Story updated 26 June 2020
Health and social care secretary Matt Hancock is facing a legal challenge in relation to an ordinary residence decision that a council alleges is contrary to existing statutory guidance.
The secretary of state’s determination, which has now been published, relates to an ordinary residence dispute between councils in relation to responsibility for section 117 aftercare under the Mental Health Act 1983.
Worcestershire council, who was found to be responsible for the person’s care under the ruling, has challenged the determination.
A spokesperson for the council said: “The determination creates a level of uncertainty as to the legal position in identifying which local authority is responsible for meeting section 117 after-care duties and is contrary to the secretary of state’s own statutory guidance on this issue. We have ensured that the care provided has not been negatively impacted.”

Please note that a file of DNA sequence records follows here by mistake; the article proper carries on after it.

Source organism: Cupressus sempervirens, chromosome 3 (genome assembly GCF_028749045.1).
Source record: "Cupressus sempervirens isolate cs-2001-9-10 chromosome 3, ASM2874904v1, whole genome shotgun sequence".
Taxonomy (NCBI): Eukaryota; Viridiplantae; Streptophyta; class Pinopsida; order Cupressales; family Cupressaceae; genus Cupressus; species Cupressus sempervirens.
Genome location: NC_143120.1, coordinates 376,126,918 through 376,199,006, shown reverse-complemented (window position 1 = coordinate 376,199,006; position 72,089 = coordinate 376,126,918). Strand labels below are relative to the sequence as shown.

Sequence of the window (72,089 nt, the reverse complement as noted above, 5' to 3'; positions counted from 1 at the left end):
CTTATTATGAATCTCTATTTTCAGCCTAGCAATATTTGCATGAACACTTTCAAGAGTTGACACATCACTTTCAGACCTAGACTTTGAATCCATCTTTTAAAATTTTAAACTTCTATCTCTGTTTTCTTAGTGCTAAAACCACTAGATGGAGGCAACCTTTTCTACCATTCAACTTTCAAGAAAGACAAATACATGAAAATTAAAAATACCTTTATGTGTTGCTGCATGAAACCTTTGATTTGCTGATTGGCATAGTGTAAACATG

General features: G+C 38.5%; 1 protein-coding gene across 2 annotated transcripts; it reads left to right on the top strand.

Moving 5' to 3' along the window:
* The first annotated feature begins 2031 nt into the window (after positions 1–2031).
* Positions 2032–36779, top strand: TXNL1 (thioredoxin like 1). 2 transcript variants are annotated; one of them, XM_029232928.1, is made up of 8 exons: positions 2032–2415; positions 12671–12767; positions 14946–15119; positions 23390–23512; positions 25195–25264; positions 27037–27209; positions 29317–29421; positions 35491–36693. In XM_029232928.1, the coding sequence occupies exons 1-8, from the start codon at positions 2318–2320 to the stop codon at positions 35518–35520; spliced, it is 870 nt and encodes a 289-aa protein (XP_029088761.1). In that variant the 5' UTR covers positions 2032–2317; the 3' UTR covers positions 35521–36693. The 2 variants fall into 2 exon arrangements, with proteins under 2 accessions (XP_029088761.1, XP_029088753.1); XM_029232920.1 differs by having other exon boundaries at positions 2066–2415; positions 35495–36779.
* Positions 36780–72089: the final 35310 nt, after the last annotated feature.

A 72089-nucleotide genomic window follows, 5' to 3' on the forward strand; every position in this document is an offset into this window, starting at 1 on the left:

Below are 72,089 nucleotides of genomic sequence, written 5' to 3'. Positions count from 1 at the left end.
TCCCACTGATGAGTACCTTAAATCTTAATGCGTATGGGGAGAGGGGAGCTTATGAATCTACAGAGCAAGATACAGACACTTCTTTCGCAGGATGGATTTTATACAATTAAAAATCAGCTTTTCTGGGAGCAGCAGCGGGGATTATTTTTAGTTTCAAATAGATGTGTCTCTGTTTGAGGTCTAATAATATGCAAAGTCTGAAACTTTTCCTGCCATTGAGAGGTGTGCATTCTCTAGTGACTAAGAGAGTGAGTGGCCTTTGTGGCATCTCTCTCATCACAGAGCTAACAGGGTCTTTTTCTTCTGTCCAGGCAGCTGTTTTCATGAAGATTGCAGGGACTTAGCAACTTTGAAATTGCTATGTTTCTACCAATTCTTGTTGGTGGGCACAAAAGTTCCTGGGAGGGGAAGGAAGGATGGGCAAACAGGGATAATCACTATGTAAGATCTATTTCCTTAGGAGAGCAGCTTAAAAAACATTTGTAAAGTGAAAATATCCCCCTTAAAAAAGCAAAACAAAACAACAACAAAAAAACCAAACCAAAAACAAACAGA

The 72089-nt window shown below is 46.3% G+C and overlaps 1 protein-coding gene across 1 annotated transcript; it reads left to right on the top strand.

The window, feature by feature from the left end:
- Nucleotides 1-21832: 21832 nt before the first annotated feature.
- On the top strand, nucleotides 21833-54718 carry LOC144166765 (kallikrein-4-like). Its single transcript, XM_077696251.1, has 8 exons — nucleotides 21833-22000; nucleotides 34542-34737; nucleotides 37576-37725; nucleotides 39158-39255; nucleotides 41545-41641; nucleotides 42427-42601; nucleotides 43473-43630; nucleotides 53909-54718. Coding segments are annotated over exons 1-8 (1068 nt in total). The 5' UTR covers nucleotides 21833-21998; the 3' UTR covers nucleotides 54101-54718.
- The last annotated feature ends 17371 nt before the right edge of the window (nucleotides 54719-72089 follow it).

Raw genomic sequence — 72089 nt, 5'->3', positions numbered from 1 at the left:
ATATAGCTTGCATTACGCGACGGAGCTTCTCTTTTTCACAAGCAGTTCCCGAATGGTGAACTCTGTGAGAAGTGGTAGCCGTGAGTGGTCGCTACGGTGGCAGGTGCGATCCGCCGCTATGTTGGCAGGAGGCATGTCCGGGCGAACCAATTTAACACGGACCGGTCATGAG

The issue concerns who should be responsible for a person’s care when they are detained under the Mental Health Act 1983 when ordinarily resident in a particular area, then move to a second area to receive care, from where they are then detained a subsequent time and discharged for aftercare.
Section 117(3) states that a person’s ordinary residence for the purposes of aftercare is determined by the place where they were ordinarily resident immediately prior to their detention. This applies even if they are discharged to a second area and then move to a third one.
However, the Care Act statutory guidance states that, if a person ordinarily resident in area A is discharged to area B, and is then detained again, the local authority in area B would become responsible for their aftercare.
The ruling in question says that the local authority in the area in which the person was ordinarily resident before their first detention – area A in the example above – would remain responsible for the person’s care even if they were detained again from area B.
The Department of Health and Social Care has said that the Care Act guidance no longer represents the secretary of state’s position and it would be updated when the Worcestershire case has concluded. Pending that, Hancock will not adjudicate on disputes concerning this aspect of ordinary residence.